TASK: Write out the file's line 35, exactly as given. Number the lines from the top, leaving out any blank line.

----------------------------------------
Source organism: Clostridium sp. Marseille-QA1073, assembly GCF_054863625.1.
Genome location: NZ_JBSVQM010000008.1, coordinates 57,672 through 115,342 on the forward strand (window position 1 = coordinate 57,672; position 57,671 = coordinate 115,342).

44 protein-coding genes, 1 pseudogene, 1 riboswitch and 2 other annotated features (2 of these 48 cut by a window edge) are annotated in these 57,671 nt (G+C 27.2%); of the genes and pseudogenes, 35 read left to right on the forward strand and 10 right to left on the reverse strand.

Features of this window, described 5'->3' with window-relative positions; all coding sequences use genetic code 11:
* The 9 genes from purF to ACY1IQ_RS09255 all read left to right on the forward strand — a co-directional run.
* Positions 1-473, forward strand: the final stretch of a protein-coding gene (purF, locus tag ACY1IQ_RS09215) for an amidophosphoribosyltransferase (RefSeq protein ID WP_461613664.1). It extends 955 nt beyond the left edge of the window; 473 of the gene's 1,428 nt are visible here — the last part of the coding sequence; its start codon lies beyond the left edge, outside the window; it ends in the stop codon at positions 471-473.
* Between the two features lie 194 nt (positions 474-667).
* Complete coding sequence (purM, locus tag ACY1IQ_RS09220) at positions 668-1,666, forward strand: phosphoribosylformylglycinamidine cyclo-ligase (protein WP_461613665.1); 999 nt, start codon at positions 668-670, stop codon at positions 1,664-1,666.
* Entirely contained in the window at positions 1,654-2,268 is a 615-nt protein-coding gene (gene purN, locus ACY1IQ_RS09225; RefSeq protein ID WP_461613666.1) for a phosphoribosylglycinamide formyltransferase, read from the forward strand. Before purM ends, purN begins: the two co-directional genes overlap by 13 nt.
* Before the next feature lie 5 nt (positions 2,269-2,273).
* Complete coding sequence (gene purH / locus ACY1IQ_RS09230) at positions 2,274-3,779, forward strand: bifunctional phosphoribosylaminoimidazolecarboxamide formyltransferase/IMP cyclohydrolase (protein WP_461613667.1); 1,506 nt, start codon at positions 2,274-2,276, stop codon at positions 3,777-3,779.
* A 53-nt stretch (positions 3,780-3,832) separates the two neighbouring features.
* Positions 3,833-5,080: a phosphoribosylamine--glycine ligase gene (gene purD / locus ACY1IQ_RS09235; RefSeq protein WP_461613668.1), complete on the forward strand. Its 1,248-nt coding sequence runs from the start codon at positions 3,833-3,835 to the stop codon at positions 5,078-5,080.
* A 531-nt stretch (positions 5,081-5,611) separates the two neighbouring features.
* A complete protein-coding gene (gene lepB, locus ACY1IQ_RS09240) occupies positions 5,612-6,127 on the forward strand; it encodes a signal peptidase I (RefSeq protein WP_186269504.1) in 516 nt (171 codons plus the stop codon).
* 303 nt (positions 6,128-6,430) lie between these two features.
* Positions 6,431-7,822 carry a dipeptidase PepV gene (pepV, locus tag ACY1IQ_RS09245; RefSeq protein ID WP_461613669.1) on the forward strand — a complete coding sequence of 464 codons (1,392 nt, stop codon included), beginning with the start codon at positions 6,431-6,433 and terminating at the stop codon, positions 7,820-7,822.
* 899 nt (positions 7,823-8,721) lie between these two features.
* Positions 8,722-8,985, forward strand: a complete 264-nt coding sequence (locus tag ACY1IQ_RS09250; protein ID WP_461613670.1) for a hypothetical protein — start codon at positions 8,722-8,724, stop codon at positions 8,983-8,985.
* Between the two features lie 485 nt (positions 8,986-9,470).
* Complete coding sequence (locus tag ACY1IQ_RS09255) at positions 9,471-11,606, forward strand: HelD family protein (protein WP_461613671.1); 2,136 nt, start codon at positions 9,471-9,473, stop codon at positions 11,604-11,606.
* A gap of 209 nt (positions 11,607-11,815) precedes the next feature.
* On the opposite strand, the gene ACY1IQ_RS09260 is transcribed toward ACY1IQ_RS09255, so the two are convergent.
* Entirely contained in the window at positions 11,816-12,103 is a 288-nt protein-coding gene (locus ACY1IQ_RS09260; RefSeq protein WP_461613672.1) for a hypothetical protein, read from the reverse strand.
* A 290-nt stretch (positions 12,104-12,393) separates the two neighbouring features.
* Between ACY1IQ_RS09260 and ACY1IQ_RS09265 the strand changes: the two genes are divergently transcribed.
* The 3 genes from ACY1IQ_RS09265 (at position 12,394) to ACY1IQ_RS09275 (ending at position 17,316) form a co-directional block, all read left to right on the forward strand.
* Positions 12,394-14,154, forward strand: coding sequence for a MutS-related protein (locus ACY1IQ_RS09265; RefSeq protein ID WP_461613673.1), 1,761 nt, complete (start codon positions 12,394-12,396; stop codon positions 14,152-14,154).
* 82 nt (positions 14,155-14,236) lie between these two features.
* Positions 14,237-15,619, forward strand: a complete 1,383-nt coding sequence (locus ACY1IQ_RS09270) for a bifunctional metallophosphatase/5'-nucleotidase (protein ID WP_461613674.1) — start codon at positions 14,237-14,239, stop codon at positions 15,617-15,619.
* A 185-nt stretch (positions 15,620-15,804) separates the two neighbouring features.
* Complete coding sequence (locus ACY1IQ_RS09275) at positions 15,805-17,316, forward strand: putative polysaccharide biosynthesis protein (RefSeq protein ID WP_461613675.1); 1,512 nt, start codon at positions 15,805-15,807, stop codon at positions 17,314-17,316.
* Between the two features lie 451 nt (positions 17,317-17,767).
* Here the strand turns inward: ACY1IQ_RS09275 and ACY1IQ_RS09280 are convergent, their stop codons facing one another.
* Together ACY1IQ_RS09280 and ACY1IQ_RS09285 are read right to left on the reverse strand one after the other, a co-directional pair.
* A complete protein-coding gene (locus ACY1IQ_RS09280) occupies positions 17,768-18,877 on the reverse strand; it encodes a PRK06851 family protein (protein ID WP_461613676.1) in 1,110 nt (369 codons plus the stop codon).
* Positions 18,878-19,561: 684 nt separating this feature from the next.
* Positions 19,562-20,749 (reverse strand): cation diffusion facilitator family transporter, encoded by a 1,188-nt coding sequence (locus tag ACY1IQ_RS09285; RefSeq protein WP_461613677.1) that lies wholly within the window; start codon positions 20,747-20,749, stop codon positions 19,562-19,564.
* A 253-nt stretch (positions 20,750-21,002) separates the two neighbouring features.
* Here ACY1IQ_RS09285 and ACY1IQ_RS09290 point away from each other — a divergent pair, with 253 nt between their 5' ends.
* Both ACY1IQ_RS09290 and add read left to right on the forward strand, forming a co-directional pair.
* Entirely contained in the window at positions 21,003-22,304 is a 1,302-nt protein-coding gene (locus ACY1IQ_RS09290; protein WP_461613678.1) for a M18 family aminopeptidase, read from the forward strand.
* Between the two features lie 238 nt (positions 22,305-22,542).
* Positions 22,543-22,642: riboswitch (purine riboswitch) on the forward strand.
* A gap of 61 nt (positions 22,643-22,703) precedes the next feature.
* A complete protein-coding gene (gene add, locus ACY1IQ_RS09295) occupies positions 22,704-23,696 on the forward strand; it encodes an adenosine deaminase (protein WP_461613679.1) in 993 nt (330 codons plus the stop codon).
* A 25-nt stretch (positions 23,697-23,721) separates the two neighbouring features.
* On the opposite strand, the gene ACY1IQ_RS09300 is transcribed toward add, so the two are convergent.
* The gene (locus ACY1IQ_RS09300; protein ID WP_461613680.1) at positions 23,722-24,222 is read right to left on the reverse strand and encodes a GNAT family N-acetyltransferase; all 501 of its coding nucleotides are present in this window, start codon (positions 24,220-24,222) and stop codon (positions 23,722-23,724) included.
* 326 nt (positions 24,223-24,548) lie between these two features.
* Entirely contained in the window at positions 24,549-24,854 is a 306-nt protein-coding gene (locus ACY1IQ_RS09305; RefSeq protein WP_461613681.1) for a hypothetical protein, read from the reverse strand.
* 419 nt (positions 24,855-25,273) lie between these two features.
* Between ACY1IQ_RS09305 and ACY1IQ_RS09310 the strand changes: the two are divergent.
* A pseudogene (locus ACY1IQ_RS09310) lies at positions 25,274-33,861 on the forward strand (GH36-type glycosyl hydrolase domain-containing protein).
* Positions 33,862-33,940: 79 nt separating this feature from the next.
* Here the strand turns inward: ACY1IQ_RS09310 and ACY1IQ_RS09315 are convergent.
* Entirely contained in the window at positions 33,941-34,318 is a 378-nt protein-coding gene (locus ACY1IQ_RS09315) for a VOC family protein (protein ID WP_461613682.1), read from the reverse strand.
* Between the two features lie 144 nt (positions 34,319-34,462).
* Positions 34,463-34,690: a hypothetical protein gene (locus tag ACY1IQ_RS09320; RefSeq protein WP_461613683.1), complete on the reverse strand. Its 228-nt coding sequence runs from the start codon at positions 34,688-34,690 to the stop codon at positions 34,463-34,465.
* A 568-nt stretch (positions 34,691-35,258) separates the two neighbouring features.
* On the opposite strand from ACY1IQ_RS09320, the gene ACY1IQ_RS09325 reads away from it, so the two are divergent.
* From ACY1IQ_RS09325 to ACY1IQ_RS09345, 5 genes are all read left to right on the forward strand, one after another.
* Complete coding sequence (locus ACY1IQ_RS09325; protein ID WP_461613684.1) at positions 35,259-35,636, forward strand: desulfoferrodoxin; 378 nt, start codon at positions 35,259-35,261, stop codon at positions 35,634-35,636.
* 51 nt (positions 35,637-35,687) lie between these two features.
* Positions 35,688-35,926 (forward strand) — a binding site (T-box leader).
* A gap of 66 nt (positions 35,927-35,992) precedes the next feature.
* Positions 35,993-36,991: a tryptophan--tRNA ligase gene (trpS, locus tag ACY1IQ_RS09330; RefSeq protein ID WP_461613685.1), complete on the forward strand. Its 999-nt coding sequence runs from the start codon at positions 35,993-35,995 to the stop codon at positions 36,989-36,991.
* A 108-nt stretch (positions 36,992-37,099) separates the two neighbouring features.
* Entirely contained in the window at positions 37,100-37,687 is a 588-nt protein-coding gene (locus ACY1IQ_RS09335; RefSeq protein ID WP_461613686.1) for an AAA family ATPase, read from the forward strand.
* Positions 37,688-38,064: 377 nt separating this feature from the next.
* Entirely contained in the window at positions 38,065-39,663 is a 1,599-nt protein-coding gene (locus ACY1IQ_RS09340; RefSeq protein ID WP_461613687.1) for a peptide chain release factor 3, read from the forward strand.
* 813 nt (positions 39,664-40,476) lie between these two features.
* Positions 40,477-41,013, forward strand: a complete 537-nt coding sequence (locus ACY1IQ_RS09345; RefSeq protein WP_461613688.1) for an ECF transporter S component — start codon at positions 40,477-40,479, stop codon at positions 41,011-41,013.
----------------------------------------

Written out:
* Together ACY1IQ_RS09280 and ACY1IQ_RS09285 are read right to left on the reverse strand one after the other, a co-directional pair.